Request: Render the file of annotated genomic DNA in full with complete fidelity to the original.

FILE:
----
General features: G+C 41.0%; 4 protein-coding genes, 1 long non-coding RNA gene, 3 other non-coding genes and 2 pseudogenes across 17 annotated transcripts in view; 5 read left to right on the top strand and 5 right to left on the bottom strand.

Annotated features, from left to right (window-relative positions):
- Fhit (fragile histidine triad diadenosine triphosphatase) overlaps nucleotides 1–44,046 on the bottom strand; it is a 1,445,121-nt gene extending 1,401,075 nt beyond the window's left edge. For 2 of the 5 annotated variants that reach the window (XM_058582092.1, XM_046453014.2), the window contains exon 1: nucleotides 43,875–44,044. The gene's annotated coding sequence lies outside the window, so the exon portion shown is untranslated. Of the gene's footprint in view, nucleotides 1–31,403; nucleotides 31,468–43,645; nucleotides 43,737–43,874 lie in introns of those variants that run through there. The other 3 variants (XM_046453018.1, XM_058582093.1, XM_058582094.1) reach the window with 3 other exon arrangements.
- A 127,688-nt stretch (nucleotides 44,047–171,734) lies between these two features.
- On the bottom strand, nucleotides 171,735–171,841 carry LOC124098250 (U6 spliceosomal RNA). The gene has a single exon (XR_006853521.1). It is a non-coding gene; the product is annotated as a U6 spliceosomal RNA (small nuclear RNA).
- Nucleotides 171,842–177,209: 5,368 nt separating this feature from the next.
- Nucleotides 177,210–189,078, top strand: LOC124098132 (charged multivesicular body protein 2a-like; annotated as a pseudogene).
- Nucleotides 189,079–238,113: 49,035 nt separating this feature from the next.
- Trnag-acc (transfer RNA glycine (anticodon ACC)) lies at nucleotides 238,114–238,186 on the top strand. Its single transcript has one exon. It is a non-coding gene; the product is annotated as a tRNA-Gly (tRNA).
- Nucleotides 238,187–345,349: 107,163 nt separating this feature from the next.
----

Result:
General features: G+C 41.0%; 4 protein-coding genes, 1 long non-coding RNA gene, 3 other non-coding genes and 2 pseudogenes across 17 annotated transcripts in view; 5 read left to right on the top strand and 5 right to left on the bottom strand.

Annotated features, from left to right (window-relative positions):
- Fhit (fragile histidine triad diadenosine triphosphatase) overlaps nucleotides 1–44,046 on the bottom strand; it is a 1,445,121-nt gene extending 1,401,075 nt beyond the window's left edge. For 2 of the 5 annotated variants that reach the window (XM_058582092.1, XM_046453014.2), the window contains exon 1: nucleotides 43,875–44,044. The gene's annotated coding sequence lies outside the window, so the exon portion shown is untranslated. Of the gene's footprint in view, nucleotides 1–31,403; nucleotides 31,468–43,645; nucleotides 43,737–43,874 lie in introns of those variants that run through there. The other 3 variants (XM_046453018.1, XM_058582093.1, XM_058582094.1) reach the window with 3 other exon arrangements.
- A 127,688-nt stretch (nucleotides 44,047–171,734) lies between these two features.
- On the bottom strand, nucleotides 171,735–171,841 carry LOC124098250 (U6 spliceosomal RNA). The gene has a single exon (XR_006853521.1). It is a non-coding gene; the product is annotated as a U6 spliceosomal RNA (small nuclear RNA).
- Nucleotides 171,842–177,209: 5,368 nt separating this feature from the next.
- Nucleotides 177,210–189,078, top strand: LOC124098132 (charged multivesicular body protein 2a-like; annotated as a pseudogene).
- Nucleotides 189,079–238,113: 49,035 nt separating this feature from the next.
- Trnag-acc (transfer RNA glycine (anticodon ACC)) lies at nucleotides 238,114–238,186 on the top strand. Its single transcript has one exon. It is a non-coding gene; the product is annotated as a tRNA-Gly (tRNA).
- Nucleotides 238,187–345,349: 107,163 nt separating this feature from the next.